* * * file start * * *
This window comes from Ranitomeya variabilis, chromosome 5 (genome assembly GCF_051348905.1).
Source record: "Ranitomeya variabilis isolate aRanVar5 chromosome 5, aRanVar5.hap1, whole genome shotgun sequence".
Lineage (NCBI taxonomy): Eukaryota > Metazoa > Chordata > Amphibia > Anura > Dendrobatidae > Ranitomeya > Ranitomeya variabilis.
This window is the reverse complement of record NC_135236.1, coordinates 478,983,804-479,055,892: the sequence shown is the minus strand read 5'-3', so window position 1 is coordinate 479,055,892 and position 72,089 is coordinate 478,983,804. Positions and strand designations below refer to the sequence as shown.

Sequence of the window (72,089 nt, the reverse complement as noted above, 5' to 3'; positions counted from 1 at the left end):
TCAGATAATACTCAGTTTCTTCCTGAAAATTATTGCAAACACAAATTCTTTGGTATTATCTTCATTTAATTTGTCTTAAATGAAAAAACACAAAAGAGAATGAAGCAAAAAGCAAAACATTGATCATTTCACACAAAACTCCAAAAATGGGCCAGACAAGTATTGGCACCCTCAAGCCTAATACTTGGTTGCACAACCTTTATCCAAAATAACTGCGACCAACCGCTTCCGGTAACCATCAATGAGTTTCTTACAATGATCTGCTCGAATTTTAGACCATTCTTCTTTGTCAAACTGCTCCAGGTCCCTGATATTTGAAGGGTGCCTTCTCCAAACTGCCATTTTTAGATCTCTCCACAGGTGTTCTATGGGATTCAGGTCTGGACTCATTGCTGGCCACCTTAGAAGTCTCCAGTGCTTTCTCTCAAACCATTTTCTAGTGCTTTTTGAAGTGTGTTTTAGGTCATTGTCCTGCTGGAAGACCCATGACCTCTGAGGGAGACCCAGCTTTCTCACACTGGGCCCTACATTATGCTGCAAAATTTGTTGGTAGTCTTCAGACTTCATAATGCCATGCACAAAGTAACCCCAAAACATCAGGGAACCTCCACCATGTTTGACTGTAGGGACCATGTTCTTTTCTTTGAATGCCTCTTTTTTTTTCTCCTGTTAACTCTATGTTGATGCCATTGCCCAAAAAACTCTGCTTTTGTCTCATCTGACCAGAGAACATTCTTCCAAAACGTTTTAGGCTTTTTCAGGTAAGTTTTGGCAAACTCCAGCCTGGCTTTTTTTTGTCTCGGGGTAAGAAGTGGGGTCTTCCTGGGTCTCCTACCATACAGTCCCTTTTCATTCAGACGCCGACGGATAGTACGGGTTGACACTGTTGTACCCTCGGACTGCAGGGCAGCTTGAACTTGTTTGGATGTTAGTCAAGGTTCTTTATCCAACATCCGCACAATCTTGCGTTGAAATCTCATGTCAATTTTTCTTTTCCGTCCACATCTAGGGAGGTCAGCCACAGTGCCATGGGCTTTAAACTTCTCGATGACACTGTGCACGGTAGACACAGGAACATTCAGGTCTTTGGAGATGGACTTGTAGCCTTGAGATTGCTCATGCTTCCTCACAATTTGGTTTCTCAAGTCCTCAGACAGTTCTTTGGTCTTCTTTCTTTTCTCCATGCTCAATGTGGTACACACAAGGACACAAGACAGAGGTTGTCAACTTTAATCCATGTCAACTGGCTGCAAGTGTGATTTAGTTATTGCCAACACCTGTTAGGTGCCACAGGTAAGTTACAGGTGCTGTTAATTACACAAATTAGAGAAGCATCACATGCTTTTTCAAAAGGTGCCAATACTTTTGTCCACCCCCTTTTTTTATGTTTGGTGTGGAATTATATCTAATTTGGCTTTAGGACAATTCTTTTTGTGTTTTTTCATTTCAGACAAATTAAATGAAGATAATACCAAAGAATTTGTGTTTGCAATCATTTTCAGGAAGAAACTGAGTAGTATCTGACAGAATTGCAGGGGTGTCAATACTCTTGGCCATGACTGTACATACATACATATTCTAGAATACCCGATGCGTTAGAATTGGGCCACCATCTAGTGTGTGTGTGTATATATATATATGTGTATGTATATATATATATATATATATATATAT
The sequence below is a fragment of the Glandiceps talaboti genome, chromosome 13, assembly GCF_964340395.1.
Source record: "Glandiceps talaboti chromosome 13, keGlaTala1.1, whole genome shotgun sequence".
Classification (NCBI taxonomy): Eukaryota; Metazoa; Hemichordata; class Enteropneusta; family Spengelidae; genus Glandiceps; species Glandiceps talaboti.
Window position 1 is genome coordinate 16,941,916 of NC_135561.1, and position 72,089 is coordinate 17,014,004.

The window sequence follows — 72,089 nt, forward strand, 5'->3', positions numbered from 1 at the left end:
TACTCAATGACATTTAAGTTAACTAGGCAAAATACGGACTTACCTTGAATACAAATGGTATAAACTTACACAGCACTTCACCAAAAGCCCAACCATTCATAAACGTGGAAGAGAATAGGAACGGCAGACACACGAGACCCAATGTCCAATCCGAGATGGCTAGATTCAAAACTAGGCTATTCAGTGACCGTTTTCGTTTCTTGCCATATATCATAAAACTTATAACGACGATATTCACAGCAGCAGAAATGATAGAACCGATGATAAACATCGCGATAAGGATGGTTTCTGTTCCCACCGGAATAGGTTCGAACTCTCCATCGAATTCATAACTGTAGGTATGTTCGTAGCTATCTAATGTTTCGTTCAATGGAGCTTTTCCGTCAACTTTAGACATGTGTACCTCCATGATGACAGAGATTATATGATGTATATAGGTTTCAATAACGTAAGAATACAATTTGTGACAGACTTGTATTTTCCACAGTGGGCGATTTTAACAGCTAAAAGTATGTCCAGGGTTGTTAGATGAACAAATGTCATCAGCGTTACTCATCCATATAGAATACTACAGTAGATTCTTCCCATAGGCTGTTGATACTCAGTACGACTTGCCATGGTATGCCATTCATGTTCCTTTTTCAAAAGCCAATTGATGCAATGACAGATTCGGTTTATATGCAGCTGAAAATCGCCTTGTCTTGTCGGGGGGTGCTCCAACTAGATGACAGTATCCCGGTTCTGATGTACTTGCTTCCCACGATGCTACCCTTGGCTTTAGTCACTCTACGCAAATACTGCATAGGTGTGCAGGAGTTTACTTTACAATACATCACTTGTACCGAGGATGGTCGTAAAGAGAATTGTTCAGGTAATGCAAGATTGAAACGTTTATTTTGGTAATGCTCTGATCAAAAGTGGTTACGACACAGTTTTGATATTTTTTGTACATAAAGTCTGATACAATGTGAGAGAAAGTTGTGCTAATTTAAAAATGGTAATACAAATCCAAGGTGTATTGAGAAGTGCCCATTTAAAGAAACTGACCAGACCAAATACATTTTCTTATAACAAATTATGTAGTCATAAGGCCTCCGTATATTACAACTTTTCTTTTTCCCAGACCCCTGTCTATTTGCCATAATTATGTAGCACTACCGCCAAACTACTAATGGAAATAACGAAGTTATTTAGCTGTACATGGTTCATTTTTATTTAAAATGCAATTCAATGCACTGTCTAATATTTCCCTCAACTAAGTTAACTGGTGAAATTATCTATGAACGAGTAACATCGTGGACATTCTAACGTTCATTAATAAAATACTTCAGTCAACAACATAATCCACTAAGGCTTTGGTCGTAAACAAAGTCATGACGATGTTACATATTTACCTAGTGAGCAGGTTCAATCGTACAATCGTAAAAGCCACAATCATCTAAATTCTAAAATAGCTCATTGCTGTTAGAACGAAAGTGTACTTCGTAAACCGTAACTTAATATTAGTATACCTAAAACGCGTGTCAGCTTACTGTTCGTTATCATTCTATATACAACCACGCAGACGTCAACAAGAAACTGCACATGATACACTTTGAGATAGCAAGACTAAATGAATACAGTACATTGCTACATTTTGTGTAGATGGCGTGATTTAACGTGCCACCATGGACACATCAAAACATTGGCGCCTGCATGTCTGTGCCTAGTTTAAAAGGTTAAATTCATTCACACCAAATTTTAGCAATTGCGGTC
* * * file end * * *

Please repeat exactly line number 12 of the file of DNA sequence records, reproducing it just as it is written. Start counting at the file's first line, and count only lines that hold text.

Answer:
TACTCAATGACATTTAAGTTAACTAGGCAAAATACGGACTTACCTTGAATACAAATGGTATAAACTTACACAGCACTTCACCAAAAGCCCAACCATTCATAAACGTGGAAGAGAATAGGAACGGCAGACACACGAGACCCAATGTCCAATCCGAGATGGCTAGATTCAAAACTAGGCTATTCAGTGACCGTTTTCGTTTCTTGCCATATATCATAAAACTTATAACGACGATATTCACAGCAGCAGAAATGATAGAACCGATGATAAACATCGCGATAAGGATGGTTTCTGTTCCCACCGGAATAGGTTCGAACTCTCCATCGAATTCATAACTGTAGGTATGTTCGTAGCTATCTAATGTTTCGTTCAATGGAGCTTTTCCGTCAACTTTAGACATGTGTACCTCCATGATGACAGAGATTATATGATGTATATAGGTTTCAATAACGTAAGAATACAATTTGTGACAGACTTGTATTTTCCACAGTGGGCGATTTTAACAGCTAAAAGTATGTCCAGGGTTGTTAGATGAACAAATGTCATCAGCGTTACTCATCCATATAGAATACTACAGTAGATTCTTCCCATAGGCTGTTGATACTCAGTACGACTTGCCATGGTATGCCATTCATGTTCCTTTTTCAAAAGCCAATTGATGCAATGACAGATTCGGTTTATATGCAGCTGAAAATCGCCTTGTCTTGTCGGGGGGTGCTCCAACTAGATGACAGTATCCCGGTTCTGATGTACTTGCTTCCCACGATGCTACCCTTGGCTTTAGTCACTCTACGCAAATACTGCATAGGTGTGCAGGAGTTTACTTTACAATACATCACTTGTACCGAGGATGGTCGTAAAGAGAATTGTTCAGGTAATGCAAGATTGAAACGTTTATTTTGGTAATGCTCTGATCAAAAGTGGTTACGACACAGTTTTGATATTTTTTGTACATAAAGTCTGATACAATGTGAGAGAAAGTTGTGCTAATTTAAAAATGGTAATACAAATCCAAGGTGTATTGAGAAGTGCCCATTTAAAGAAACTGACCAGACCAAATACATTTTCTTATAACAAATTATGTAGTCATAAGGCCTCCGTATATTACAACTTTTCTTTTTCCCAGACCCCTGTCTATTTGCCATAATTATGTAGCACTACCGCCAAACTACTAATGGAAATAACGAAGTTATTTAGCTGTACATGGTTCATTTTTATTTAAAATGCAATTCAATGCACTGTCTAATATTTCCCTCAACTAAGTTAACTGGTGAAATTATCTATGAACGAGTAACATCGTGGACATTCTAACGTTCATTAATAAAATACTTCAGTCAACAACATAATCCACTAAGGCTTTGGTCGTAAACAAAGTCATGACGATGTTACATATTTACCTAGTGAGCAGGTTCAATCGTACAATCGTAAAAGCCACAATCATCTAAATTCTAAAATAGCTCATTGCTGTTAGAACGAAAGTGTACTTCGTAAACCGTAACTTAATATTAGTATACCTAAAACGCGTGTCAGCTTACTGTTCGTTATCATTCTATATACAACCACGCAGACGTCAACAAGAAACTGCACATGATACACTTTGAGATAGCAAGACTAAATGAATACAGTACATTGCTACATTTTGTGTAGATGGCGTGATTTAACGTGCCACCATGGACACATCAAAACATTGGCGCCTGCATGTCTGTGCCTAGTTTAAAAGGTTAAATTCATTCACACCAAATTTTAGCAATTGCGGTC